Today we’d like to introduce you to Chanee Robinson.
Alright, so thank you so much for sharing your story and insight with our readers. To kick things off, can you tell us a bit about how you got started?
I was born and raised on the west side of Baltimore city by my beautiful mother and maternal grandparents. Growing up, I knew there was more to life than what I saw in front of me. The adults I was around believed in working a job, staying out of the way, and retiring while having enough money to pay the bills and occasionally travel. While there is nothing wrong with that lifestyle, I knew early on it wasn’t my path. I was a little black girl who knew her worth and had aspirations far beyond what I saw in our day-to-day lives. I knew that I could do and be whatever I wanted. This was a value my mother instilled and encouraged in me.
I was always very creative and enjoyed creative writing, styling hair, and nail art.
After receiving my cosmetology license and graduating high school, I went on to National Treasure, Morgan State University, where I graduated with a Bachelor of Science degree in marketing.
I continued to write short stories, essays, and even books throughout the years- but no one knew about them.
In 2008, I started my career with the Baltimore Public School System, where I currently work as a model educator. During that time, I also went back to school to receive my Masters of Elementary Educations from Johns Hopkins University.
As I taught and encouraged students over the years, I encouraged myself to go after the goals I had set for myself many years ago. I created a website and began posting blogs focusing on my favorite topics: black excellence, education, and women empowerment. For a while, I offered my writing skills for free and eventually became a paid freelance writer.
In 2019, I self-published my first book and finally shared my fiction writing with the world.
In March of 2021, with nine other women known as The Diamond Writers, I contributed to an anthology compilation celebrating women’s voices.
Would you say it’s been a smooth road, and if not what are some of the biggest challenges you’ve faced along the way?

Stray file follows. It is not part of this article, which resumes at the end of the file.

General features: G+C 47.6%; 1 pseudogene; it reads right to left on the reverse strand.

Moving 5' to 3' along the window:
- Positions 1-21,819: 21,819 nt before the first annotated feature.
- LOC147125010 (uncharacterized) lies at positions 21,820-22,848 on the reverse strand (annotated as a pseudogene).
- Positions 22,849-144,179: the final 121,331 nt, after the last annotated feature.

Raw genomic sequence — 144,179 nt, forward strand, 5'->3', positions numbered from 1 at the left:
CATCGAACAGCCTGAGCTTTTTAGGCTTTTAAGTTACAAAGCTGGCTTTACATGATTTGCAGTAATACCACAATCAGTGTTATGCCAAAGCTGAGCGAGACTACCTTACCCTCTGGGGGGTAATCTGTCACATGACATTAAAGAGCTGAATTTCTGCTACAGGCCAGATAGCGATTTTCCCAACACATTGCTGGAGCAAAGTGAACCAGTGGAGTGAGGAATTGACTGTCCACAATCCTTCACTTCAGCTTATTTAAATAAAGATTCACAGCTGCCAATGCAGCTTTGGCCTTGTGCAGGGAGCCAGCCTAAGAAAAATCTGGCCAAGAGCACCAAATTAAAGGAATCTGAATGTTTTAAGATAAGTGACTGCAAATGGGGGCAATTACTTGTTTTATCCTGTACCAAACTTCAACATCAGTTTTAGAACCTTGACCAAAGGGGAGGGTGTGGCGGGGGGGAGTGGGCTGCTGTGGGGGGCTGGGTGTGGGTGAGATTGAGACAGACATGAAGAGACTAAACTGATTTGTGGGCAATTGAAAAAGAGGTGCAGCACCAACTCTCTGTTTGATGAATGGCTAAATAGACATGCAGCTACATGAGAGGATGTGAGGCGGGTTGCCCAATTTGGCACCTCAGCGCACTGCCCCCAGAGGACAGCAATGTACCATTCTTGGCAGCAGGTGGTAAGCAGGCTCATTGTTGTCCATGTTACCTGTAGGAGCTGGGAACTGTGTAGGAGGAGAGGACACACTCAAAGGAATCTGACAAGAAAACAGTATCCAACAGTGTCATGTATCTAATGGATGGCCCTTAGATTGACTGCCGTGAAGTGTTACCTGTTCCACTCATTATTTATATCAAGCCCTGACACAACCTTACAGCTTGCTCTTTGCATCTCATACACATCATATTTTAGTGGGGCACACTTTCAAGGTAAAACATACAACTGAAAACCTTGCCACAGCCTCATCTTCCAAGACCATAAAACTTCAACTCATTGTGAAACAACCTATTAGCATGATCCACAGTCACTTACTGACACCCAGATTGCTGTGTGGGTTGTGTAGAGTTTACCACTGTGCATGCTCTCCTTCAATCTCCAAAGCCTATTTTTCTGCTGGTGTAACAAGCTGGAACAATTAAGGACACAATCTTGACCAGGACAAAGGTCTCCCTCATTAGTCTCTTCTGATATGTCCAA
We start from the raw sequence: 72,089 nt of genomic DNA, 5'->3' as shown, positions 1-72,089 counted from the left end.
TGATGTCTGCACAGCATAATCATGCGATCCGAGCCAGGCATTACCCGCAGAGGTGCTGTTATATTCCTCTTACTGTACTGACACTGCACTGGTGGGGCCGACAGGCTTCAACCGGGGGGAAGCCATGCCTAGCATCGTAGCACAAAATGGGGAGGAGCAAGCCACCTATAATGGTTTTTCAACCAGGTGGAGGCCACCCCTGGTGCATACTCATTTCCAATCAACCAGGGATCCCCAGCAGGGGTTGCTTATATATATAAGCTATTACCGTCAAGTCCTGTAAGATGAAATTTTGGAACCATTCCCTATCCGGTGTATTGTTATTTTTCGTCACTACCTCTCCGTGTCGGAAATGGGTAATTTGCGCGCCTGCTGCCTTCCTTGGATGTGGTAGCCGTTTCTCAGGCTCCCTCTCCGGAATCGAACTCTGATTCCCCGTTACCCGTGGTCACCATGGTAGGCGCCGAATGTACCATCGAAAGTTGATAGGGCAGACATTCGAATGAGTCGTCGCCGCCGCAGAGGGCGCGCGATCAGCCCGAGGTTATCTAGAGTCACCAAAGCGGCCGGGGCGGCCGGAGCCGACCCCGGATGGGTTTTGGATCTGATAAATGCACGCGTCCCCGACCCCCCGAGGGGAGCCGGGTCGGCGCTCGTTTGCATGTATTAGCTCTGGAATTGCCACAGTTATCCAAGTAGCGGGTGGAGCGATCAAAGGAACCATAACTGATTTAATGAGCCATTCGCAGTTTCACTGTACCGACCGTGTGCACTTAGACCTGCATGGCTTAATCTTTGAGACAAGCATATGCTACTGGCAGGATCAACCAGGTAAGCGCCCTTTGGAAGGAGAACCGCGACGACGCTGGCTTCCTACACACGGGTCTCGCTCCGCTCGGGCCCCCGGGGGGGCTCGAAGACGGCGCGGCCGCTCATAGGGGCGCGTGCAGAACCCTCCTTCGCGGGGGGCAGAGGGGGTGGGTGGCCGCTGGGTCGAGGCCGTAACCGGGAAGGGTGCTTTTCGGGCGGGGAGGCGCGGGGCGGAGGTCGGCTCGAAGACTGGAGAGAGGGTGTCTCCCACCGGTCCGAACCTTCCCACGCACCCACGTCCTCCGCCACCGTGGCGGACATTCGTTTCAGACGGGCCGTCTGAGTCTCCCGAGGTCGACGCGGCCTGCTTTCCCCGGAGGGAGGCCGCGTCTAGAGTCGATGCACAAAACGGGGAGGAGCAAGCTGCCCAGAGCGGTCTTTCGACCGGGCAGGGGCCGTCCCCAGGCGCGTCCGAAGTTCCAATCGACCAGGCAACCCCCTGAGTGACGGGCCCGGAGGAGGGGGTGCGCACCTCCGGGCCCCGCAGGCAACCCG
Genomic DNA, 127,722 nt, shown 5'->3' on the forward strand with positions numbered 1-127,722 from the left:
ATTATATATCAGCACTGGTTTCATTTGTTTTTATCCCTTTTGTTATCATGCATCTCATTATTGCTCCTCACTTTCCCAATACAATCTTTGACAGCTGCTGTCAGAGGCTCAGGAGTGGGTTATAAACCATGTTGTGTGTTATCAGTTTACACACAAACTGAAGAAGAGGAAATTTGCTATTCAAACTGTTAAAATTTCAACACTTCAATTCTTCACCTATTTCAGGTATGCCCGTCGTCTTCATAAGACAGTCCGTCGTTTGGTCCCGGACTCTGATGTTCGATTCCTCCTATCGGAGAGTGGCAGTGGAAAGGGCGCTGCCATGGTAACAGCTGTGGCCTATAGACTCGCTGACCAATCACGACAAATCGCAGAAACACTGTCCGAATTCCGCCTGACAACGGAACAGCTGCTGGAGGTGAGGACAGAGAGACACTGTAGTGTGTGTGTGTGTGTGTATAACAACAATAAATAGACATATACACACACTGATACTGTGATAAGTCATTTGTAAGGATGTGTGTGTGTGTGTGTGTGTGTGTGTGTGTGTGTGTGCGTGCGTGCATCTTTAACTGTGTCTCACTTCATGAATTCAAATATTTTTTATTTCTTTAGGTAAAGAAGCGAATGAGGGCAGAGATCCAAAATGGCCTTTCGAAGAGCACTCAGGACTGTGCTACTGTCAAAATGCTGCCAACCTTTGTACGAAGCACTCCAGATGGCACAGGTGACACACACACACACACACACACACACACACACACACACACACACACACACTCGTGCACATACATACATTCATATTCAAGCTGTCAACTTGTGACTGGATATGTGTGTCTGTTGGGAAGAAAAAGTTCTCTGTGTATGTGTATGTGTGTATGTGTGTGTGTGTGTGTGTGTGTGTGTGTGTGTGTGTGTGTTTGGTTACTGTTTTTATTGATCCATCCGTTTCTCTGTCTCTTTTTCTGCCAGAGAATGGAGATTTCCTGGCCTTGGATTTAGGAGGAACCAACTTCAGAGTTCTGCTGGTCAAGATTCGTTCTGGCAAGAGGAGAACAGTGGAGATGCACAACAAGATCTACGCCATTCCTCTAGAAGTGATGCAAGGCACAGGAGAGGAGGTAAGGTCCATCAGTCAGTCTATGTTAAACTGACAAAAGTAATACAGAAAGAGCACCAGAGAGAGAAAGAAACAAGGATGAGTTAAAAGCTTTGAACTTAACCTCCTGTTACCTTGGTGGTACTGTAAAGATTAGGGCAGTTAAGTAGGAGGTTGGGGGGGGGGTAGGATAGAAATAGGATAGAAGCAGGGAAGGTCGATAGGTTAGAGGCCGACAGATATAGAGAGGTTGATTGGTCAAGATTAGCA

The biggest challenge I have faced is living in this world without my biggest supporter and cheerleader, my mother. She passed away the year before I graduated from Morgan State University. I really can’t explain how I’ve done anything beyond that day; it can only be God.
Growing up in Baltimore city and being raised by a single mother with two children may seem like an obstacle to some, but it never was for me. It has driven me to become the strong and forgiving person I am today.
Thanks for sharing that. So, maybe next you can tell us a bit more about your work?
Ebook: No, I Don’t Have To This ebook is a collection of stories about women taking back their power by boldly and unapologetically-No, I Don’t Have To.
No, I Don’t Have To is a collection of stories written in the first person. Each story has a woman as the main character telling the reader a little about her life. You’ll learn a little background about each story’s main character, and this history will give the reader insight into why the character feels, thinks, and acts the way she does. By the end of each story, the main character will explain their breaking point and the follow-up to what happened when she stood up for herself and proudly exclaimed-No, I Don’t Have To. Some stories will end happily ever after, some not so much, just like in real life.
Anthology: Pretty Broken
This anthology is a compilation in celebration of women’s voices. It is a collection of stories intended to inspire, empower and enlighten. While this book is the work of the Diamond Writers (A Words Matter Co. Company), each writer is as unique and authentic as her distinctive work. We hope to challenge this mindset and behavior through this project by sharing our radically transparent and candid stories of failure, disappointment, heartbreak, and betrayal. We want to remind women that regardless of how “attractive” someone’s life seems, no one is exempt from hardship, failure, or frustration.
Published Article: I’m a black teacher in Baltimore. To end racism, start with America’s education system
What has been the most important lesson you’ve learned along your journey?
Over the years, I’ve learned that it’s important to believe in yourself no matter what people tell you.
I’ve learned the power of the tongue. Use your words, written and spoken, to speak life and abundance.
And finally, if you have an idea-act on it. You are enough and have what you need to get started. The road may be challenging and look different than you expected, but keep going. You were given your talents and ideas for a reason-use them.
- Email: email@example.com
- Website: www.chaneerobinson.com
- Instagram: instagram.com/chaneewrites
- Facebook: facebook.com/chaneewrites
- Twitter: twitter.com/chaneewrites